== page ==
Sunday, 31 October 2010
[A currawong: artist as well as songbird?]
Sound, no longer defined
by our hearing. As though the tone
that encircles us
were space itself expanding.
- Rainer Maria Rilke
I sometimes see bird song. Rilke, and artists such as John Wolseley, have helped me think I’m not completely bonkers.
Rilke’s poem is about the sound of a bell, but the principle would seem to hold for birdsong too. Somehow sound can take visual shape – can paint, sculpt or otherwise craft – an image that is not just mental. That seems to also be part of what Wolseley’s visual interpretations of birdsong are about. For an exhibition of his bird paintings he writes:
I have been intrigued by how often my drawings do in fact have the appearance of musical notations. The black lines and rhythmic dots made by hitting and dragging the paper against re-bounding twigs and branches often look like a musical score.
I began to realize that some of these marks have a correspondence with sonagrams or graphic representations of bird song. Not just any bird song but that of the Gilbert's Whistler or the Hooded Robin which were singing in the very trees I was moving through. It was as if the song and the carbon marks of those trees were both an expression of the energy fields of that particular habitat.
- from www.johnwolseley.net
Wolseley’s work prompts me to think that writers too might do more in describing birdsong than offer a straight transliteration. Apart from anything else, this method doesn’t always succeed. I once fell foul of a mother for describing the call of a yellow wattlebird as “like strangled vomit”. She told me in no uncertain terms that her young child’s tender ears were offended by such a vulgar description.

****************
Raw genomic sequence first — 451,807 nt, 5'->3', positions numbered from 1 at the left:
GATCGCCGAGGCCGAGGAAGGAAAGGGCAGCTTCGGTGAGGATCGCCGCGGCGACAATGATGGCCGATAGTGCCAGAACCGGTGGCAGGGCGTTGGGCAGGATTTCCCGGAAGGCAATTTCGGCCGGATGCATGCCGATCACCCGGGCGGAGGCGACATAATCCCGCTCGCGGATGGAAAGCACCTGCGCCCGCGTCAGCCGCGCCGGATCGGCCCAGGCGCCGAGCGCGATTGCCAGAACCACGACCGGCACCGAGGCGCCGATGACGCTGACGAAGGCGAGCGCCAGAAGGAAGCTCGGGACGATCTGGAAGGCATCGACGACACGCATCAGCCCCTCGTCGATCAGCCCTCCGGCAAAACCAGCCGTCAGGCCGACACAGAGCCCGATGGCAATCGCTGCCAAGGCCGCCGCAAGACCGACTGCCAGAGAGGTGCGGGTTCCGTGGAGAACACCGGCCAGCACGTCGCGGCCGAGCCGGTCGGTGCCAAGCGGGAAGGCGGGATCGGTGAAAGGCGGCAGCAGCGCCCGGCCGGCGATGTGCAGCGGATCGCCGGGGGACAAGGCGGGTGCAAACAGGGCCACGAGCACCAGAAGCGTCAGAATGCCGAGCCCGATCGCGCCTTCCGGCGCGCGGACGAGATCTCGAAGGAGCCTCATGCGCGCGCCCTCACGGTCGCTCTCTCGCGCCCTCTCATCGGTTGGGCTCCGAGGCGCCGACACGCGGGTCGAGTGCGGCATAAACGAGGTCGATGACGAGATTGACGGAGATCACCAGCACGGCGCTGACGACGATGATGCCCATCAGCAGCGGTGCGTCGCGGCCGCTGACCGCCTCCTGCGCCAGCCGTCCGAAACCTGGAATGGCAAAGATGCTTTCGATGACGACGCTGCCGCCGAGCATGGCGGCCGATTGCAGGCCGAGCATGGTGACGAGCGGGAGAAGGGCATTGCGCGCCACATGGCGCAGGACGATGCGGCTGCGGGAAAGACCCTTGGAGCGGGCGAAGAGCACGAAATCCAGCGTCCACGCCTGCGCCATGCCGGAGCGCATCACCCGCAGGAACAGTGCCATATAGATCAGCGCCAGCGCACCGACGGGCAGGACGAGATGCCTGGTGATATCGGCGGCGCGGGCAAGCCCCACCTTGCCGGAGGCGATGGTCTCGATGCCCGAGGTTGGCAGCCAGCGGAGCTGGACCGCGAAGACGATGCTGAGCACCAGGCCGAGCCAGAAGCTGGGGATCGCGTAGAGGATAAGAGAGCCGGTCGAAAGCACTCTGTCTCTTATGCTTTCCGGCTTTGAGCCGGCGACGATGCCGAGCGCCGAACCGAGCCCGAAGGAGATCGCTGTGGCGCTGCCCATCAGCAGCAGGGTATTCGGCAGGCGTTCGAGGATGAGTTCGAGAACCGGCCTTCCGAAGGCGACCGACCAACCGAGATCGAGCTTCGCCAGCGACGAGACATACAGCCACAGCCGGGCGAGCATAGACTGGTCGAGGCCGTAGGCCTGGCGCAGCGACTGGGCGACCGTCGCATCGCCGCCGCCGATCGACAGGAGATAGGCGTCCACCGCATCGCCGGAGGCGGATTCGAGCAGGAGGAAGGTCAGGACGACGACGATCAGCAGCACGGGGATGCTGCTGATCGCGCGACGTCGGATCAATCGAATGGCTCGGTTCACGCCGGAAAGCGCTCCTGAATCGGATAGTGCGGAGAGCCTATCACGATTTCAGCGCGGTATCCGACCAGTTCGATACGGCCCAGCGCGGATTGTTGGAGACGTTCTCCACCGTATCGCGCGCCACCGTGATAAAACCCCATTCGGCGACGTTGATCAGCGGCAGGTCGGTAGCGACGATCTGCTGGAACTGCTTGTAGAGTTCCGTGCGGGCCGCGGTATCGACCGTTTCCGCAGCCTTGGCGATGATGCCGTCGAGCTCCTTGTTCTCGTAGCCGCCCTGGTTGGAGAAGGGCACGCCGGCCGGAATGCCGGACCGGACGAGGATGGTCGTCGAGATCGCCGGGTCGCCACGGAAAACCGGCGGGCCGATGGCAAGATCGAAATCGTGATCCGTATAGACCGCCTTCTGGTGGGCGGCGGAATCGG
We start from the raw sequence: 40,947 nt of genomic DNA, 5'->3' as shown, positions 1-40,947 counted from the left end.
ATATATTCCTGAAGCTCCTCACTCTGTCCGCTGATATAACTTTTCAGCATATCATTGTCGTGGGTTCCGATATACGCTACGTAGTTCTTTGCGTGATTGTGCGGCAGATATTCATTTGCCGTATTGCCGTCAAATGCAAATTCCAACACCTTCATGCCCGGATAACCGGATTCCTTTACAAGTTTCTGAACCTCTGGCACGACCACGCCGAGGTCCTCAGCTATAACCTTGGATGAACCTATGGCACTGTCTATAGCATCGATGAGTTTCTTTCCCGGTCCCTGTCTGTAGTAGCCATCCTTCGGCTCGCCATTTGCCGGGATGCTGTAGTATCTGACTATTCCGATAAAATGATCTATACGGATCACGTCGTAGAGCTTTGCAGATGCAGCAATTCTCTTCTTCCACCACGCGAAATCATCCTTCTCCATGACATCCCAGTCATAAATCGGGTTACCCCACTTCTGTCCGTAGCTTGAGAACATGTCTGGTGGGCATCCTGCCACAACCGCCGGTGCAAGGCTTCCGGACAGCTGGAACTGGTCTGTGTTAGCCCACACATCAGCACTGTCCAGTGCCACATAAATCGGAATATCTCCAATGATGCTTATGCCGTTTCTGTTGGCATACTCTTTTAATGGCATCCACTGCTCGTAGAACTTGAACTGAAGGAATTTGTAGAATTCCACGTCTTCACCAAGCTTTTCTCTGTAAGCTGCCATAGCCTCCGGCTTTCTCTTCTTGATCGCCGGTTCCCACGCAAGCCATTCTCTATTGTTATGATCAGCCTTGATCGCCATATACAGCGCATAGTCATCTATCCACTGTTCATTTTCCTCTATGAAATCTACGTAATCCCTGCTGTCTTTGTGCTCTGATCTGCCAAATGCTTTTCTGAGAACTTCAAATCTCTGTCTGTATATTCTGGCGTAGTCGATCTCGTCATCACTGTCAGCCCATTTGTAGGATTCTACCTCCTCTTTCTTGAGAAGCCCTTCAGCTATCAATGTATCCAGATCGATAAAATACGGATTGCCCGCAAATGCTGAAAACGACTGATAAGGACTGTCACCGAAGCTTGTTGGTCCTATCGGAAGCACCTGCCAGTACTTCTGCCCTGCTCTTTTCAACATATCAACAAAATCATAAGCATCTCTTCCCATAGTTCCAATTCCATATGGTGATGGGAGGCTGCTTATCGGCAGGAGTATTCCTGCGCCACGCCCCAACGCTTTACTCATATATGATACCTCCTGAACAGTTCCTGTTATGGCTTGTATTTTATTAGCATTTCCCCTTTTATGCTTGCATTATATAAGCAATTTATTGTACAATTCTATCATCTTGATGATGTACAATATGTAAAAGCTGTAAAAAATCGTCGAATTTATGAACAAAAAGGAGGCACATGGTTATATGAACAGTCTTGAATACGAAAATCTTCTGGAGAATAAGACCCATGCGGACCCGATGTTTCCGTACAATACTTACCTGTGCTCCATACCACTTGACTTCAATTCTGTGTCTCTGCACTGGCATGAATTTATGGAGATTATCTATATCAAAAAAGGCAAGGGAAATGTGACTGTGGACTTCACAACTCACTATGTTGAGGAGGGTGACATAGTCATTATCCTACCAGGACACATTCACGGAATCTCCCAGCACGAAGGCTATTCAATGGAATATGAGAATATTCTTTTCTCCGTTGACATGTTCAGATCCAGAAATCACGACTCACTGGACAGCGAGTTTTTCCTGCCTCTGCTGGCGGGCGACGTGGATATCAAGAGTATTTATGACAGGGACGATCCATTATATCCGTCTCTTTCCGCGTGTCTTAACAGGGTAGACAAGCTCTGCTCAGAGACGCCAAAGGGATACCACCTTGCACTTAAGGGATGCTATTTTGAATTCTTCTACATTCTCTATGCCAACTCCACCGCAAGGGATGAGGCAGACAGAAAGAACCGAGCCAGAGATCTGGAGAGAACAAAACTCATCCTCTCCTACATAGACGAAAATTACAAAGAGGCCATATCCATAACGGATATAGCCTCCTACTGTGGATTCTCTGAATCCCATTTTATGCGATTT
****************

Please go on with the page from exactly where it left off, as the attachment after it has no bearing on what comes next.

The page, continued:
[a little wattlebird, whose call is described by Simpson and Day as "harsh cackles"]
So in what sense can anyone see birdsong? I can only answer personally, but to me the voice of a single forest raven casually tears the sky, leaving slender, ragged black gaps. But when I hear a large group of them, perhaps fifty as I did last week, it’s as though they’re shredding the sky.
I’ve read that Jackson Pollock worked with other artists in his drip-style creations, including the famous Blue Poles. In my forest the communal ravens are Pollock in reverse, stripping rather than dripping, scratching hundreds of scrawny black holes in the heavens.
Blackbirds, by contrast, seem to embroider the dawn, their calls now thin and linear, now round and flowing. Their melodic intricacy adds delicate weight to the growing glow of the sky, as perfect and welcoming a way to wake as anything, short of a lover’s embrace. I for one can forgive them their feral status in return for that song.
I see other calls too: green rosellas drape their calls across the sky; clinking currawongs scissor and shear; lapwings stiletto; native-hens rasp and saw; pardalotes nip and tuck.
There are liquid visions too. Pied butcherbirds lay a flouncing, fluid layer across the sky; magpies drop globules that ripple deliciously through the heart and onwards to the horizon.
And there is so much else to see and to say, even if all attempts to convey the full feel of birdsong are vain. They are vain in the same way that transliterations are; and they fail just as impressionist painters fail; just as all art, all music, all words fall short of lassooing the wonder of life.
And what a wonderful part of life birdsong is. O Lord protect me from ever being deaf – or blind – to these befeathered angels, these celestial impressionists!